SEMA is cancelled for 2020 and rescheduled for Nov 4-5,2021
Update 8/5/2020 – SEMA is officially cancelled for 2020.
According to SEMA’s latest updates regarding show safety THE SHOW IS STILL A GO, the 54th SEMA show scheduled from Nov 3-6 is still scheduled to happen as long as several health and safety guidelines from participating companies and attendees are followed.
In an interview with FenderBender.com, SEMA expressed they are steering away from a 100 percent virtual SEMA, hosted online and, will instead adapt to any state and local requirements pertaining to health and safety regarding public indoor gatherings considering a second wave.
…we haven’t said that we’re going to go 100-percent virtual or anything like that, but we are working in to the plans what can happen if there are restrictions that are going to change the makeup of what we’ve got planned. Then, if something happens like a second wave [of COVID-19], we’re just going to need to adapt it.
What will 2020 SEMA look like if the show continues?
According to SEMA’s 2019 fact sheet there were over 161,000 attendees over four days including 2,400 exhibiting companies. Here is an abbreviated list of ways SEMA hopes to ensure everyone’s safety. You can find the whole list here.
- Mandatory face masks or shields
- 6-feet apart inside and out.
- Visitors must disclose and confirm if they have COVID symptoms or have been in contact with people who have had COVID 19.
- If you aren’t directly involved with an aftermarket company and are just a guest trying to sneak in like prior years, your chances of that happening this year will be harder to reduce overall traffic.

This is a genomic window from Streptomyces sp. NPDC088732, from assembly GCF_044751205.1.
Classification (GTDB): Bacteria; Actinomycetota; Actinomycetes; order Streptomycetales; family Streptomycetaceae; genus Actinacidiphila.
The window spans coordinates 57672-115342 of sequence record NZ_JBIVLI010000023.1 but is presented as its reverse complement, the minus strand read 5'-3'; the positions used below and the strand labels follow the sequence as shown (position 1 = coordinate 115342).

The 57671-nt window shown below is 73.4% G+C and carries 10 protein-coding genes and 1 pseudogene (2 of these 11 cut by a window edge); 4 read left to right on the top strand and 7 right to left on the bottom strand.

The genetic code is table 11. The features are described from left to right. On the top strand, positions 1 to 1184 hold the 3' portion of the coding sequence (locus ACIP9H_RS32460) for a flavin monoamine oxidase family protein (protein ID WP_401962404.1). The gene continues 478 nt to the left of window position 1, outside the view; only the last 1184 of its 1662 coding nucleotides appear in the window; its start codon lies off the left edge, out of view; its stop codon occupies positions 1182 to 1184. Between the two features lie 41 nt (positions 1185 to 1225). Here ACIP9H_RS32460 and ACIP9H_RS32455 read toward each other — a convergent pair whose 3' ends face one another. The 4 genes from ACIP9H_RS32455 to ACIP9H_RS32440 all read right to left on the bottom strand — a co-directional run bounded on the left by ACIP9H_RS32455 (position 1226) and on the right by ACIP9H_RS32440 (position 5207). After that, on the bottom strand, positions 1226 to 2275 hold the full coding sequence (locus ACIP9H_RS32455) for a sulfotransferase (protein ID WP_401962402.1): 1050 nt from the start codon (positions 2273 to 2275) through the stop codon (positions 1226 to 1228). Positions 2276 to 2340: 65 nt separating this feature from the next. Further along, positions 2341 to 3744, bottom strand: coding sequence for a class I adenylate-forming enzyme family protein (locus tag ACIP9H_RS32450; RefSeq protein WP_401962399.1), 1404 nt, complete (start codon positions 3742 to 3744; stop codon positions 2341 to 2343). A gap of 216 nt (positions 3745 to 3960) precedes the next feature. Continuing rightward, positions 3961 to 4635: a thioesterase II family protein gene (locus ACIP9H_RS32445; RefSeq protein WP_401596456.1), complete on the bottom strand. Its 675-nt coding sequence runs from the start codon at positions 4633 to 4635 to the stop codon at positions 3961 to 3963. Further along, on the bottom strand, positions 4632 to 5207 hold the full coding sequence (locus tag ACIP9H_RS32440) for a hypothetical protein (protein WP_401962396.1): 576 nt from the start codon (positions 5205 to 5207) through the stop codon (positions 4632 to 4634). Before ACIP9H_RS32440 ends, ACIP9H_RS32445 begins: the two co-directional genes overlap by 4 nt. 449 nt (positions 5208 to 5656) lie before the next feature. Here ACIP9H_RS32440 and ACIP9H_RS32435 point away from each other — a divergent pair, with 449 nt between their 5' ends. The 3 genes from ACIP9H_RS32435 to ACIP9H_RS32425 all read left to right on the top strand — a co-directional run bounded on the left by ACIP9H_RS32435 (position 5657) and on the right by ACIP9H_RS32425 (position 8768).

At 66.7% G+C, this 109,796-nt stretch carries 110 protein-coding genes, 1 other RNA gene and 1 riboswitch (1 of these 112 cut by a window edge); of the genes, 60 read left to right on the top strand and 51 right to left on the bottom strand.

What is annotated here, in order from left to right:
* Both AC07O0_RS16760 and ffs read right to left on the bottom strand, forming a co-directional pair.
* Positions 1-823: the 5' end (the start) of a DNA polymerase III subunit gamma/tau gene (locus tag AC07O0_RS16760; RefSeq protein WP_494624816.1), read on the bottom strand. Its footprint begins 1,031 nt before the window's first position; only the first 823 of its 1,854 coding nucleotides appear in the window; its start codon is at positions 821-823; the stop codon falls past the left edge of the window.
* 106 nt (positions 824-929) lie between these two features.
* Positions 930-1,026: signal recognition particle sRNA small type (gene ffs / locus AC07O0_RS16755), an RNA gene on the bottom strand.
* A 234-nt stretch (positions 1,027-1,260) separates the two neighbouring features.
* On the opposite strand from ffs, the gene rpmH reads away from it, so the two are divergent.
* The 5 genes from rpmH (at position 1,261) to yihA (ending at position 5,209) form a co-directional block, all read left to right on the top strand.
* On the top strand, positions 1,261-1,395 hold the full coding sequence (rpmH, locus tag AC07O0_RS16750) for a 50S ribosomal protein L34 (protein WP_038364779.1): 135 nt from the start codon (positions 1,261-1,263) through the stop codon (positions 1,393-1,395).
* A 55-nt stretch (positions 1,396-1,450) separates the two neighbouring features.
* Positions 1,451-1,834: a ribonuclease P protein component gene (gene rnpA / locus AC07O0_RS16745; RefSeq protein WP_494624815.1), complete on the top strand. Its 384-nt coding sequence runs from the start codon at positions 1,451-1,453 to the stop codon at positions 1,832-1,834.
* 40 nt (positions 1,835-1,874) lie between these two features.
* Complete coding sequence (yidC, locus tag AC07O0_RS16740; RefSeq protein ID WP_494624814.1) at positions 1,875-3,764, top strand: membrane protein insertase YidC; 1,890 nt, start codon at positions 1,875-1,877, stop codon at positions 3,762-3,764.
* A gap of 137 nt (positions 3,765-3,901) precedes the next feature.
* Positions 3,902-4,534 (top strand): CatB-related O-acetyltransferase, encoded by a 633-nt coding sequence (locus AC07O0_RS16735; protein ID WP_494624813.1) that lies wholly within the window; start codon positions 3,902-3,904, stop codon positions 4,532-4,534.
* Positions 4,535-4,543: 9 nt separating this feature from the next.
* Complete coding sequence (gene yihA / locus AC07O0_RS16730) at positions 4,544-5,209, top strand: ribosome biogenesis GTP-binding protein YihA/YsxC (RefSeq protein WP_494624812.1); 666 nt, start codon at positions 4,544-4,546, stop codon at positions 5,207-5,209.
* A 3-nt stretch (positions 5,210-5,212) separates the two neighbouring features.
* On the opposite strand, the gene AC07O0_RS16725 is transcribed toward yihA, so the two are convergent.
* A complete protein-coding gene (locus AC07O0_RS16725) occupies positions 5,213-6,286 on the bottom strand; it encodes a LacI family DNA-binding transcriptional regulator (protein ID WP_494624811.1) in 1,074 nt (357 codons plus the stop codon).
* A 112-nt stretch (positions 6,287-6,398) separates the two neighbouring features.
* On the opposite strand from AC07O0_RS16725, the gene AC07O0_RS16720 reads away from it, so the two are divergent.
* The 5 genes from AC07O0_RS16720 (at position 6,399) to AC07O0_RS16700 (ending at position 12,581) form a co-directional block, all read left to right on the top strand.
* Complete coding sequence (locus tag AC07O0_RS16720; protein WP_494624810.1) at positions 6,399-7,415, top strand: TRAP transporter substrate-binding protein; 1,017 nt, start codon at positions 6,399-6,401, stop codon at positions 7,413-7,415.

- The entire show layout is configured for mostly one-way traffic, to reduce person-to-person contact.
- Hand sanitizing stations everywhere.
- Hourly sanitizing of high-traffic areas including a thorough nightly cleaning.
- Industry first Outbreak prevention certification.
Risks and opportunities
Being the largest trade show event for the aftermarket community, SEMA has a lot of responsibility on their shoulders to provide a safe and healthy venue for trade-show goers and industry vendors. With presumably millions spent on extra planning and implementation, SEMA has an opportunity to showcase how a safe and healthy trade show event happens amid this global pandemic.
But at what cost?
As of this writing, the chart of additional COVID 19 cases in Clark County, Nevada is still increasing with no signs of slowing.
3 News LV reports 1,000+ new cases and 23 deaths on today, alone. Who knows what the picture will look like in three months.
Events like CES 2021 (which is further away on the calendar than SEMA) Pebble Beach Concours D’Elegance, and countless auto shows have already shifted to a Plan B, wether that means a virtual event, or cancelling the event altogether, recognizing the safety of their guests is more important than one year’s attendance.
Most recognize this pandemic is temporary and, in the name of the greater good, it’s best to shutter an event, if only for this year.
Yes, SEMA is doing their part to ensure their guest’s safety, but can they ensure 100 percent an outbreak won’t happen? Can attendees honestly take the word of fellow attendees they aren’t asymptomatic and truly haven’t had contact with Covid-19?
The aftermarket industry isn’t going anywhere soon. In these uncertain times, the industry has shifted from traditional brick and motor garages and in-person events to emphasis on DIY wrenching, small meet ups, and an uptick sim racing.
It would behoove SEMA to think big picture and long term. One year without SEMA won’t even sway the battleship that is the entire aftermarket industry.
If conditions stay the same or improve, the show will probably continue on with this thorough plan.
But, if conditions worsen, I fully expect SEMA to change course A.S.A.P.
Source: SEMA Show updates.